I’m so excited to share this post with you because this one’s a special collaboration with a fellow gardener and food blogger: the talented Sofia of From The Land We Live On. I’ve been admiring Sofia’s gorgeous food and gardening photography for quite sometime and I had the idea at the back of my mind that it would be fun to feature her in one of my videos. I was so thrilled when she agreed to join forces on this one! We spent a delightful day together: she made decadent mint and chocolate ice cream with freshly harvested mint from her garden (with the help of a very keen little helper as you’ll notice in the video!) and I filmed the whole wonderful adventure.
Sofia’s mint and chocolate ice cream is truly exquisite! Rich and balmy, the freshness of the mint lingers on the tastebuds. It was very hard to hold myself back from eating all the ice cream until after I was done shooting the photos and video.
Aside from the fact that it’s absolutely over-the-top delicious, there are a few very specific things I love about this recipe. First, it uses both white and dark chocolates, and really, why restrict yourself to only one type chocolate when you can have two?!
Second, using fresh mint instead of mint extract makes all the difference in the world. I did a side-by-side taste test of mint chocolate ice cream made with extract and it was not nearly as vibrantly aromatic as using fresh garden mint. Sofia grows several different varieties of mint in her garden and she used spearmint for this recipe. I recommend sticking to that if it’s available to you.
A third reason to love this recipe is that because white chocolate is used in the body of the ice cream, there’s no additional sugar required and as a result, the ice cream is not overly sweet.
Finally, I was intrigued by the idea of using tapioca starch instead of the standard egg yolks and I was impressed with the results. Sofia did a test of the recipe using egg yolks so we could sample both versions and compare. The results were surprising! Although generally speaking, I’m all for yolks in ice cream, the tapioca version was much better. In the egg yolk version the mint aroma was muted somewhat, whereas in the tapioca version it really sparkled with its full minty potential. The tapioca version was also lighter in body, and had a lovely pale green hue from the mint leaves, whereas the egg yolk ice cream was a more yellowish color and felt heavier. So although I wouldn’t use it for every ice cream type, tapioca is a lovely option for more delicate, herbal ice creams such as this one, and a good trick to have up your sleeves if you make you own ice cream! (You can always use cornstarch instead of tapioca, if necessary).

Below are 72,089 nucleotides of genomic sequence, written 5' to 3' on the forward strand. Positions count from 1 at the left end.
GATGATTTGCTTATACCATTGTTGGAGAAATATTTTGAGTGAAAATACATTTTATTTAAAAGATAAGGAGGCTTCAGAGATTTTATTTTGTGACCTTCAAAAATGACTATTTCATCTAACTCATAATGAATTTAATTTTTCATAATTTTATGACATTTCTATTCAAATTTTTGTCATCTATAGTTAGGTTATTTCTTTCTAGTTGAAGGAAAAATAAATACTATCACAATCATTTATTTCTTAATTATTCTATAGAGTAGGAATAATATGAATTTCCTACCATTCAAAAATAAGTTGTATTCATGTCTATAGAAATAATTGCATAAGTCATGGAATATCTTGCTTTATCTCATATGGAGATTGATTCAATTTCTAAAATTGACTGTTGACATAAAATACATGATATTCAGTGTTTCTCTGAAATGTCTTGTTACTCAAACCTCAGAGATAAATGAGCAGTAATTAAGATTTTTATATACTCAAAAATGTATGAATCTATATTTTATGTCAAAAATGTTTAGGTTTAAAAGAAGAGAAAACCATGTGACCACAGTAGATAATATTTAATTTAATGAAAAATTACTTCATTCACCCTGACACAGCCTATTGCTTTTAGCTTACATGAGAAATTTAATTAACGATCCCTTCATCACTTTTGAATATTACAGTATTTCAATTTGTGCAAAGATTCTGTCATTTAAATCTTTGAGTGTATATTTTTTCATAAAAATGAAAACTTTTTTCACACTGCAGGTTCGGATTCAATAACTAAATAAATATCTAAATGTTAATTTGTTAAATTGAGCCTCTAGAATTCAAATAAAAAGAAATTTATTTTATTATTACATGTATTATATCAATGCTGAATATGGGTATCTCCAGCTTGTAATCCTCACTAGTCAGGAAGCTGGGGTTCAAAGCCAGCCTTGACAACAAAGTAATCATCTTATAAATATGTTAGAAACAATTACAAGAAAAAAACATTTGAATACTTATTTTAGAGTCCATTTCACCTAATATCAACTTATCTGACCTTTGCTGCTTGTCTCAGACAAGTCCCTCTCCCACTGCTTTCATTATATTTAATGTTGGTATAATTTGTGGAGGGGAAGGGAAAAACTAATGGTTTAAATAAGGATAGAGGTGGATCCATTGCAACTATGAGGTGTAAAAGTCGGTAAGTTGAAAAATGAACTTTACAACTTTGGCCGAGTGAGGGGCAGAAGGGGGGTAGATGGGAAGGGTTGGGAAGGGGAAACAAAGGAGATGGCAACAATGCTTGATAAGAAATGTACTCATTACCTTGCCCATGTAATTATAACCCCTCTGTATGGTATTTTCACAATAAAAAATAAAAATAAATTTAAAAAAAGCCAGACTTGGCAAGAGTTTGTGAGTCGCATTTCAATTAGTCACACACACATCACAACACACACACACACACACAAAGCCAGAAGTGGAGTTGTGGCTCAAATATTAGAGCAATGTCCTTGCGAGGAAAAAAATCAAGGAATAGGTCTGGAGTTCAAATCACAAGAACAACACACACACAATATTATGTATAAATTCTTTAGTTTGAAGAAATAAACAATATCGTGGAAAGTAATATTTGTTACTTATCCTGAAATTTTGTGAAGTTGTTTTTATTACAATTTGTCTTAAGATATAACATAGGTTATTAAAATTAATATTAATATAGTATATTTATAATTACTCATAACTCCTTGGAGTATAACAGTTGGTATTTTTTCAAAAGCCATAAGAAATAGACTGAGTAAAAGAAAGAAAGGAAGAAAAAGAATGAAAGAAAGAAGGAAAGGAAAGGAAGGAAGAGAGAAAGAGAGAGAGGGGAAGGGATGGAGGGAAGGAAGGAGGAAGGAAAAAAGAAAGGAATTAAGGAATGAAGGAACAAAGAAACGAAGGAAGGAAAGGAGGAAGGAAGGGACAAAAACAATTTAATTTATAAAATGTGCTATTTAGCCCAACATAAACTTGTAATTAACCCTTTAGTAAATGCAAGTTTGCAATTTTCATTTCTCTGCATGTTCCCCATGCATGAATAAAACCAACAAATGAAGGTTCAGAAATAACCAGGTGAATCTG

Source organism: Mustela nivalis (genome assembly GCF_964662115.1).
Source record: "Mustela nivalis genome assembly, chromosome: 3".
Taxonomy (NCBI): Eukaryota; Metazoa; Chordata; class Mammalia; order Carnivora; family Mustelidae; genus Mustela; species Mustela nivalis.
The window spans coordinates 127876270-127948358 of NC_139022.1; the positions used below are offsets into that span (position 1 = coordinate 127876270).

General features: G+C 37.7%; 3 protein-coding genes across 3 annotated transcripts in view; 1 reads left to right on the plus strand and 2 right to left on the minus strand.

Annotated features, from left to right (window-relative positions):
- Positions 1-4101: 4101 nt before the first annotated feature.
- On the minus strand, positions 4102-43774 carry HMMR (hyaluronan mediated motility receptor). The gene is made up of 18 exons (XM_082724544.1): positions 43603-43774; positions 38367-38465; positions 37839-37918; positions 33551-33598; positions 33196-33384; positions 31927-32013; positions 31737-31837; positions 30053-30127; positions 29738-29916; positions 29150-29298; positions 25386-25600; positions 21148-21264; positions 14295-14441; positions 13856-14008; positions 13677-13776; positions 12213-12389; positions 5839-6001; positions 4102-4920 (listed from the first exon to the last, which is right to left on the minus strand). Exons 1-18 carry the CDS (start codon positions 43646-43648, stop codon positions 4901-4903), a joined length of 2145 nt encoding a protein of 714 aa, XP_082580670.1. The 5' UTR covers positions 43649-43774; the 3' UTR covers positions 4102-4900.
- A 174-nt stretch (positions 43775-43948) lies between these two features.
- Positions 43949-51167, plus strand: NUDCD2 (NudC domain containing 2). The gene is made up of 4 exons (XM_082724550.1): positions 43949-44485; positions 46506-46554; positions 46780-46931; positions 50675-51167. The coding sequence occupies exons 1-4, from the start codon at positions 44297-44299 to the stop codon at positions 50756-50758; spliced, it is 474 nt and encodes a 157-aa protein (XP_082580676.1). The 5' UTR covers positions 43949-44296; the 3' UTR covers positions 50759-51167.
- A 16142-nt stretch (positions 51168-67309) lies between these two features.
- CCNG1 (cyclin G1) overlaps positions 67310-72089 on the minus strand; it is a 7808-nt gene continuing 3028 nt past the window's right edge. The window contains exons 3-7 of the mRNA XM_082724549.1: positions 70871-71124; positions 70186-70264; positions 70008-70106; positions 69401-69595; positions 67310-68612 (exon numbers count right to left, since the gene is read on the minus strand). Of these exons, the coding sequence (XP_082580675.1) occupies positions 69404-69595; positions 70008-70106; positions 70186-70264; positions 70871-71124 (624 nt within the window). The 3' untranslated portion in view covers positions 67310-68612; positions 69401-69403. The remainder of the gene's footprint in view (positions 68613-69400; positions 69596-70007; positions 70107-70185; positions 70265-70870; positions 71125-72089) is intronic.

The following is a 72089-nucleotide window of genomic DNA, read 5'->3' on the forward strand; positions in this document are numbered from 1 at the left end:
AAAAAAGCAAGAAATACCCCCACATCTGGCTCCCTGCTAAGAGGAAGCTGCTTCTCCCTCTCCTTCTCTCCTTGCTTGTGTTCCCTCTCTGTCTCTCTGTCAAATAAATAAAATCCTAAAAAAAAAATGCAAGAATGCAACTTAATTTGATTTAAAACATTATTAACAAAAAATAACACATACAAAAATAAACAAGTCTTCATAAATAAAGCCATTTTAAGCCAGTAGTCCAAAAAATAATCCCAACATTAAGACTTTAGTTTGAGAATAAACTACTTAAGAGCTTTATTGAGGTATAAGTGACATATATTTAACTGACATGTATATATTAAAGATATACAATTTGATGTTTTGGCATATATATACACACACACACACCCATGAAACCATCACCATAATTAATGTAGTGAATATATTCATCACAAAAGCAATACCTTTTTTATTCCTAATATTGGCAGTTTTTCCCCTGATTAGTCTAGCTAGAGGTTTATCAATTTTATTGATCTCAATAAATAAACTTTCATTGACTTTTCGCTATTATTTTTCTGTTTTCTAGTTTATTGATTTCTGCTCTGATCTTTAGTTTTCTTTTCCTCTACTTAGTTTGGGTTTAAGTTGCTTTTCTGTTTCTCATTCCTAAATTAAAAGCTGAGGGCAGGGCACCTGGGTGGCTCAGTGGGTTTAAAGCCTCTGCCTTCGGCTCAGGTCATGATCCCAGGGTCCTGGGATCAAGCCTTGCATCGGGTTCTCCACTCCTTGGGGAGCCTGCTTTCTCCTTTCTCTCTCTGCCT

Fresh Mint and Chocolate Ice Cream
This dessert uses white and dark chocolates as well as fresh mint instead of mint extract. (Recipe Credit: Sofia Eydelman of From The Land We Live On)
- 2 cups milk
- 1 cup heavy cream (35%)
- 2 cups packed fresh mint leaves (spearmint is best), removed from their stem (about 2.8 oz)
- 4 tsp. tapioca starch
- 8oz white chocolate, finely chopped
- 2oz dark chocolate, finely chopped
- Warm up the milk and cream in a medium pot. Add the mint leaves, push them down to submerge them, and let the mixture steep for about an hour.
- Strain the mint-infused mixture over a large pot and remove 1/4 cup of the mixture.
- In a small bowl, combine the tapioca starch with the reserved 1/4 cup of liquid, set aside.
- Place the chopped white chocolate into a medium bowl and set a fine-mesh strainer on top.
- Bring the pot of milk and cream up to a boil and let it roll for a few minutes, whisking constantly so that it doesn’t boil over.
- Reduce the heat to low, add the tapioca starch slurry to the hot milk/cream and continue cooking and whisking, to thicken the mixture.
- Pour it over the white chocolate, through the strainer, and whisk until the chocolate is fully melted.
- Cool the mixture over an ice bath or in the fridge until fully chilled, then process in your ice cream maker according to the manufacturer’s instructions. Once the churning is complete, stir in the chopped dark chocolate, transfer to a container, and freeze until set.
Yield: 6 servings
Aube Giroux is a food writer and filmmaker who shares her love of cooking on her farm-to-table blog, Kitchen Vignettes.
Aube is a passionate organic gardener and home cook who likes to share the stories of how food gets to our dinner plates. Her work has been shown on television and at international film festivals. Her web series has been nominated for multiple James Beard Awards for Best Video Webcast (On Location). In 2012, she was the recipient of Saveur Magazine’s Best Food Blog award in the video category.